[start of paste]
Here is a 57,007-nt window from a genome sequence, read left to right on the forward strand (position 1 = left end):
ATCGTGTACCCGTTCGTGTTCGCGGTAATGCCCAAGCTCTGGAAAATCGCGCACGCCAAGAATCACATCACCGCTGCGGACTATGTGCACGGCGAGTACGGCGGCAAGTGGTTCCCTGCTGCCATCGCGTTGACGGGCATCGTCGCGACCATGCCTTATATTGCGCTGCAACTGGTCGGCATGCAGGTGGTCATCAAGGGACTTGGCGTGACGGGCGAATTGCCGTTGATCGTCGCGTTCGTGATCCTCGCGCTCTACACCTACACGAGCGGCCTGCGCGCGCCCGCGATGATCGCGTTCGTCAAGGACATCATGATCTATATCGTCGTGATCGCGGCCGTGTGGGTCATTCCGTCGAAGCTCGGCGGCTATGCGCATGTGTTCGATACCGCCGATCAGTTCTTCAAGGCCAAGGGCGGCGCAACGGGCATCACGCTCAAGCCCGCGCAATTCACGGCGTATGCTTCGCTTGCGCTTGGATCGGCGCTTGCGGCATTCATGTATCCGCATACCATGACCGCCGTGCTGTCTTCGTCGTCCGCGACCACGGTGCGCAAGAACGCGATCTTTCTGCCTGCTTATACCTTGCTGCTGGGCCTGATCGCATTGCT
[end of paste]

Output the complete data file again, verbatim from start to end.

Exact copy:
Here is a 57,007-nt window from a genome sequence, read left to right on the forward strand (position 1 = left end):
ATCGTGTACCCGTTCGTGTTCGCGGTAATGCCCAAGCTCTGGAAAATCGCGCACGCCAAGAATCACATCACCGCTGCGGACTATGTGCACGGCGAGTACGGCGGCAAGTGGTTCCCTGCTGCCATCGCGTTGACGGGCATCGTCGCGACCATGCCTTATATTGCGCTGCAACTGGTCGGCATGCAGGTGGTCATCAAGGGACTTGGCGTGACGGGCGAATTGCCGTTGATCGTCGCGTTCGTGATCCTCGCGCTCTACACCTACACGAGCGGCCTGCGCGCGCCCGCGATGATCGCGTTCGTCAAGGACATCATGATCTATATCGTCGTGATCGCGGCCGTGTGGGTCATTCCGTCGAAGCTCGGCGGCTATGCGCATGTGTTCGATACCGCCGATCAGTTCTTCAAGGCCAAGGGCGGCGCAACGGGCATCACGCTCAAGCCCGCGCAATTCACGGCGTATGCTTCGCTTGCGCTTGGATCGGCGCTTGCGGCATTCATGTATCCGCATACCATGACCGCCGTGCTGTCTTCGTCGTCCGCGACCACGGTGCGCAAGAACGCGATCTTTCTGCCTGCTTATACCTTGCTGCTGGGCCTGATCGCATTGCT